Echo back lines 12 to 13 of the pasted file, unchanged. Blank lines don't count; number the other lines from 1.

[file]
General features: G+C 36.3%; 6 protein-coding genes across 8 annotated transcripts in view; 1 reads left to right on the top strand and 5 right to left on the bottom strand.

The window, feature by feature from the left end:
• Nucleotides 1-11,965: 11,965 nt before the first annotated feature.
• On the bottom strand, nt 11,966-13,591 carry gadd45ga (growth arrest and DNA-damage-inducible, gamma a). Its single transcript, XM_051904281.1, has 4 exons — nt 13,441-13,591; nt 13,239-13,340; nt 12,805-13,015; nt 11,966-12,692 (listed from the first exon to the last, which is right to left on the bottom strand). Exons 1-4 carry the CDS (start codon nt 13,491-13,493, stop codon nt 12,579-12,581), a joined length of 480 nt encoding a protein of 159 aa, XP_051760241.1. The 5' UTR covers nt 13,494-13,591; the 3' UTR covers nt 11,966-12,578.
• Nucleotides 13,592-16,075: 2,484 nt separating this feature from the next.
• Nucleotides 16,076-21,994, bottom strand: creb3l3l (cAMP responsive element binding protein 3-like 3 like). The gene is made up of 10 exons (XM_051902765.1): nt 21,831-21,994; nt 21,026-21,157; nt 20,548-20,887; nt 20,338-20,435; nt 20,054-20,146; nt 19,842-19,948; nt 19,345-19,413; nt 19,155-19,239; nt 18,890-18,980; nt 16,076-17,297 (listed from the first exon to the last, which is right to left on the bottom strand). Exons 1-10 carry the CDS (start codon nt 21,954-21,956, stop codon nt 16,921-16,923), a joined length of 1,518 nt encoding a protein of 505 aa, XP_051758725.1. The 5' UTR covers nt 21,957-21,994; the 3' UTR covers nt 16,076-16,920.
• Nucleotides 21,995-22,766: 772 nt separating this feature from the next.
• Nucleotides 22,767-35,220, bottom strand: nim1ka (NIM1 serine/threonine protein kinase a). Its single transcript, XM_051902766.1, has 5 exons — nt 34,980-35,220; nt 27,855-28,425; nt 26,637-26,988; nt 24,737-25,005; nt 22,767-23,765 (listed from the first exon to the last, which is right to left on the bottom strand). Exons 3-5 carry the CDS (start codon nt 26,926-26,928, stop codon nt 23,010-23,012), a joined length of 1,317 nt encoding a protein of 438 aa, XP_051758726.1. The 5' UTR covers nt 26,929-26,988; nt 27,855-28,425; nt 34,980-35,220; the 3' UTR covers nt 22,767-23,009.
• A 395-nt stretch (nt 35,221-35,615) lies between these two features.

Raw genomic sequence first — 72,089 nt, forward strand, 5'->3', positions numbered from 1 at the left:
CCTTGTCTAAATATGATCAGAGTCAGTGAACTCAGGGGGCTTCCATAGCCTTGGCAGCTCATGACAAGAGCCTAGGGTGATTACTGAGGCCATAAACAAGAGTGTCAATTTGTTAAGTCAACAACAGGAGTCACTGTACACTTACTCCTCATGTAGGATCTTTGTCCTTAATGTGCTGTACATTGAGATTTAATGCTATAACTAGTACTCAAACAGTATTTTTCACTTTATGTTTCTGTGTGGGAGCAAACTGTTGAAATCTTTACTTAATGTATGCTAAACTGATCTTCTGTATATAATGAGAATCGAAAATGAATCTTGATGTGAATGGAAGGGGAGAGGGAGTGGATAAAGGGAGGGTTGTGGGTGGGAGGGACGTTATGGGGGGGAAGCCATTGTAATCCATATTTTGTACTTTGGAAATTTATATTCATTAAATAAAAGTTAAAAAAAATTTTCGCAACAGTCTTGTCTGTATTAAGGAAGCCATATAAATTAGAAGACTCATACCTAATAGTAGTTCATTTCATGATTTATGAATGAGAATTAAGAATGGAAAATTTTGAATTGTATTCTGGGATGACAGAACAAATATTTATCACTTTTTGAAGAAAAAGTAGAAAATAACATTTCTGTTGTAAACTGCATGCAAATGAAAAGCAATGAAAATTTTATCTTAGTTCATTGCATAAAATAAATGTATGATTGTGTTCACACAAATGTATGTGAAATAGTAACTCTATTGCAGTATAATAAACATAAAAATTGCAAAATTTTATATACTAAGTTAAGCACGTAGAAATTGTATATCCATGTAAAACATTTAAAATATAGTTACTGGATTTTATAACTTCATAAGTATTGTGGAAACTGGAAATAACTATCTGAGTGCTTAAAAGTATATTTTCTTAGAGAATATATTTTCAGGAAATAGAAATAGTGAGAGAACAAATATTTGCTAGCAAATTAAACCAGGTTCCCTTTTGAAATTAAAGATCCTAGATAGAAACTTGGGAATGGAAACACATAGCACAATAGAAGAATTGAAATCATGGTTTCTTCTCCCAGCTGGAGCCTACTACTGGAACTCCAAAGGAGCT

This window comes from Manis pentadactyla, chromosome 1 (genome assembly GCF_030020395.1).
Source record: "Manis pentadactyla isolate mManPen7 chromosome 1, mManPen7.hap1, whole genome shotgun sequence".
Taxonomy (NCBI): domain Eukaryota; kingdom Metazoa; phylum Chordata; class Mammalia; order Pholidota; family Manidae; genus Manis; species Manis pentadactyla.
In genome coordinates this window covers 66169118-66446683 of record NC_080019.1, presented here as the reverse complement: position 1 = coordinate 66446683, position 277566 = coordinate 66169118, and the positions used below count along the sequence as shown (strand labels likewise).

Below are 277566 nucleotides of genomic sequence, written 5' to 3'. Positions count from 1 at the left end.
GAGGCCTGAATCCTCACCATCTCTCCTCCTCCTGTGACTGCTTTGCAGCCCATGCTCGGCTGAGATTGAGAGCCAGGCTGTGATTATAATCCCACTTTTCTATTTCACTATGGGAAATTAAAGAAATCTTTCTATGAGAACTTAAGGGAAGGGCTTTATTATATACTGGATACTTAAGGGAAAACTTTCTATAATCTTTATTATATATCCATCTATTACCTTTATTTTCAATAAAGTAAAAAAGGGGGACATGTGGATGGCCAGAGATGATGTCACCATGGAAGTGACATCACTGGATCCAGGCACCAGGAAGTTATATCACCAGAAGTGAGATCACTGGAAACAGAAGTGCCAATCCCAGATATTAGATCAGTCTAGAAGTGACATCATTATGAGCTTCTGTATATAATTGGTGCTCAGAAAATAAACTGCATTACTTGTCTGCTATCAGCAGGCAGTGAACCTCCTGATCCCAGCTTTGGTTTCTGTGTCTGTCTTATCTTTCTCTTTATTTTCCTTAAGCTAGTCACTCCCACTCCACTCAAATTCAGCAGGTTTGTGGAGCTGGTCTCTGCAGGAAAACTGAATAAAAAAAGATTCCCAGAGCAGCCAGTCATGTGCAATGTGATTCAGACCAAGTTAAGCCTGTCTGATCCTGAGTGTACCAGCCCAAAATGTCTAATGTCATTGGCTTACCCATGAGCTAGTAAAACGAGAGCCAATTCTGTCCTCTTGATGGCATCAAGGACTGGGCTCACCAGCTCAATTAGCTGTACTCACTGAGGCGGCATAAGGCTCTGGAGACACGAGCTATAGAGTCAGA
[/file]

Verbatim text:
This window comes from Manis pentadactyla, chromosome 1 (genome assembly GCF_030020395.1).
Source record: "Manis pentadactyla isolate mManPen7 chromosome 1, mManPen7.hap1, whole genome shotgun sequence".